View Full Version : Accompaniment/playing well with others

10-01-2017, 11:59 AM
Hi all, since collectively I get the best advice here, I'm curious if anyone has advice on this… I am a drummer more than a ukulele player, and feel very comfortable sitting in with a group and just playing along on the drums. I do not feel good with the ukulele that way, despite having a good handle on playing chords.

I am curious if anyone has advice on this? What are the skills required for this? I have difficulty hearing the chord that is being played, and if someone is playing a melody hearing chord changes. (Or knowing generally what chord to play...


Doug W
10-01-2017, 12:43 PM

I don't have any advice about systematically figuring out chord changes, it is something that comes with time. When learning to play chords along with the melody, one of the easiest things to do is write the chords with the lyrics to follow along. After a while, it will come to you like following changes with the drums.

10-01-2017, 01:29 PM
I can do that, and really have minimal to no difficulty when I can write the chords down, my difficulty is when I need to hear the song and pick out the chords.

10-01-2017, 01:53 PM
The only way you learn is to play with others is to play with others. There is no substitute for experience. It will come.

10-01-2017, 02:37 PM
To me, playing with others requires active listening, which enables me to find the 'groove' of the song. Otherwise the performance will sound robotic and disconnected.

In order to be successful, aka 'sound good' to both the performers AND the audience, playing with others is more of a conversation rather than discreet 'parts' just slapped together...

Small groups can do this easier than large groups and that is usually why in classical music a quartet does not have a conductor, but a full orchestra does, the conductor helps to 'keep it together'.

A drummer in a pop/rock scenario is sort of like the conductor, not only in the tempo that is set, but also in the dynamics and HOW the piece is driven along, or syncopated, or has 'swing' or how you might spread some dotted-eigth notes across the drum kit during your playing...

Having said that, if I already know the music well, an improv jam is more about LISTENING than getting the chords to change exactly on the beat, and if I do NOT know the music well, then I would always ask for lots of rehearsal time, and while doing so, I always solicit brutally honest feedback (with my own ego and sensitivity removed from the equation, otherwise the music wont work either)...

As a drummer, if you've played in pop/rock or similar genres, you know that you and the bass player need to be 'tight' otherwise the song feels too loose and sloppy...the same thing applies when playing the rhythm or accompaniment to the melody.

Practice together will eventually cause you to gel, and play 'as one, but different'. Active listening to the other player as they play, as well as good verbal feedback together will being you closer to being 'tight' and 'together', otherwise it is a competition, for loudness, glory and fame.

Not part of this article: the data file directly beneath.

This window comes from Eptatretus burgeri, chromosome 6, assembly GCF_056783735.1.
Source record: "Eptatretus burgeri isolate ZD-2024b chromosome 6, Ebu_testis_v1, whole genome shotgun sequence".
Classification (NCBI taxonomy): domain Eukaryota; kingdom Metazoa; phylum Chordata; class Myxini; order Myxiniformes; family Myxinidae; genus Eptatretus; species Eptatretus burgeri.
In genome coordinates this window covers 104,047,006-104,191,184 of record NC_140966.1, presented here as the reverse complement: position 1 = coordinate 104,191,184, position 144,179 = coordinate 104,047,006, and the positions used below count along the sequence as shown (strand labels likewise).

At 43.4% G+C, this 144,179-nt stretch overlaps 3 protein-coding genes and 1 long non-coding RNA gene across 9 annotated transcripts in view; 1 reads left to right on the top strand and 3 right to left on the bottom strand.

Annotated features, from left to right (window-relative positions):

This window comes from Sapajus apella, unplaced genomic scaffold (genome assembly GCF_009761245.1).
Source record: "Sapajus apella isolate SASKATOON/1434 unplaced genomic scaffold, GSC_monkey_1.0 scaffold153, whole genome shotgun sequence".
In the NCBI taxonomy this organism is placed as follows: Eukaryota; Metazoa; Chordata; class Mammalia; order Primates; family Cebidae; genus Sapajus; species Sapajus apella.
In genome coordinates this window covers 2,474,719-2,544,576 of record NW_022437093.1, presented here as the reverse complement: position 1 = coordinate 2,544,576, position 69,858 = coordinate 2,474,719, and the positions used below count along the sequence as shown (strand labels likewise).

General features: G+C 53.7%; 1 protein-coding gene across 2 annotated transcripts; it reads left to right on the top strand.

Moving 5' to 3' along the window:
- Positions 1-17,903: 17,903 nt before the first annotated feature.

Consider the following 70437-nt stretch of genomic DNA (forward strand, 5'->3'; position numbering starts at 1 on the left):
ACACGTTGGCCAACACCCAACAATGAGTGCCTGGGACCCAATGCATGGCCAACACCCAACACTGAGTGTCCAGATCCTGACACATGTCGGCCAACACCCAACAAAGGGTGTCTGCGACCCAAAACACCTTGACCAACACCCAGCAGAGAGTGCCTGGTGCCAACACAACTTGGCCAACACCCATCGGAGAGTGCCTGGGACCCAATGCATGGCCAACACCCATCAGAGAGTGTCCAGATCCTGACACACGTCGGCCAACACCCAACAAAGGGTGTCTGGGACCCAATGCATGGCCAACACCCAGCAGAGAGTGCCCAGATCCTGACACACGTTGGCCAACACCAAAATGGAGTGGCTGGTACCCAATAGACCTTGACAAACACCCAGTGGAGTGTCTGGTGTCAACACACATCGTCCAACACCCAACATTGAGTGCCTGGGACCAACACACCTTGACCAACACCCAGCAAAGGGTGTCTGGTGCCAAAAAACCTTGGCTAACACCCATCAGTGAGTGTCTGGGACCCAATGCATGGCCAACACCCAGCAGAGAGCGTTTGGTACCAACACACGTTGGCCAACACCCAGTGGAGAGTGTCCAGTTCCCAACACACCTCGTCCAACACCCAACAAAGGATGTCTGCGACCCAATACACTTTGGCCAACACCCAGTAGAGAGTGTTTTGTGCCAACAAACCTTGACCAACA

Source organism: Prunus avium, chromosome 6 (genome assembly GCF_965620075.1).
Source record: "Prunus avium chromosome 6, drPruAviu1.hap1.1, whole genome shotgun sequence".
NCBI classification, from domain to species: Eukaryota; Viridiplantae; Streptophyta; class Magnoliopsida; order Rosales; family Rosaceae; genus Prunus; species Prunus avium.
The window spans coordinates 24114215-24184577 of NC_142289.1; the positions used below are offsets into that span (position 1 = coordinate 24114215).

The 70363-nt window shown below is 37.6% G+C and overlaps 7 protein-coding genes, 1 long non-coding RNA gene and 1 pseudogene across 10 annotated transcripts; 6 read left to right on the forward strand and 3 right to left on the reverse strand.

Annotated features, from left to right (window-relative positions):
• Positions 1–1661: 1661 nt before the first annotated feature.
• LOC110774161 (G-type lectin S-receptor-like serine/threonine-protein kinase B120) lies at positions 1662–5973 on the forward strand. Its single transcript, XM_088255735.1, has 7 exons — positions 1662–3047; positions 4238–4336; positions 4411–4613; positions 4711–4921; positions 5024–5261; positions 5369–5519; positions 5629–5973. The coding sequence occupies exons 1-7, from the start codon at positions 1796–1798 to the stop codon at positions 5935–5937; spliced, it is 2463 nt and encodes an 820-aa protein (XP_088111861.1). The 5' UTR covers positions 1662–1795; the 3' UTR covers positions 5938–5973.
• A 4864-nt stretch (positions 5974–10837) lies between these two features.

I'm not sure if this helps with any technique, but it is more of the mindset and approach to 'playing nice with others', but maybe what I've said here can INFORM your technique and be useful in that way.


10-01-2017, 02:39 PM
Very few people can figure out the chords entirely by ear. The people you are playing with are almost certainly not doing that. They are playing songs they happen to know, or they are playing songs that follow common chord progressions that you will come to recognize with time and practice. Here are some things to try:

Go ahead and ask people what key they are playing, and what the chords are for this song. It is OK to admit that you are a beginner! We've all been there... if anyone objects, these are not people you want to play with anyway :-)

Watch the other musicians. Maybe you don't recognize what chord the guitarist is playing, but you can at least see when she changes to a different chord.

Learn which chords are the most common chords in a given key. If the key is G then the chords are G-major, C-major and D7. Maybe an E-minor. The song might have lots of other chords, but those four are a good bet. This is where you jump into the shallow end of music theory and learn about the roman numerals. See here: learningtoplaytheguitar.net/what-are-i-iv-v-1-4-5-chords-and-why-should-you-care/ (http://www.learningtoplaytheguitar.net/what-are-i-iv-v-1-4-5-chords-and-why-should-you-care/)

Visit here: http://www.playukulelebyear.com/

Play along with recordings. Play along with any group you can find. Ask people in the group if they'd like to come over to your place and help you learn songs -- you can provide the beer (or the coffee). Practice alone, too, because as you play more songs you'll begin to hear when the chords change and also you'll start hearing when it's time for the root chord (I) as opposed to the IV or V7 chords.

I have long been jealous of drummers because they don't have to know what key it is, or what the next chord is. Welcome to the club. ;)

10-02-2017, 12:07 AM
Go ahead and ask people what key they are playing, and what the chords are for this song.

Watch the other musicians.

Exactly this.
For watching pick some fellow musicians with the same tuning* and closely watch their fretting hands.

*i.e. when playing a baritone, don't look at the soprano/concert/tenor uke but rather at the guitar - and v.v.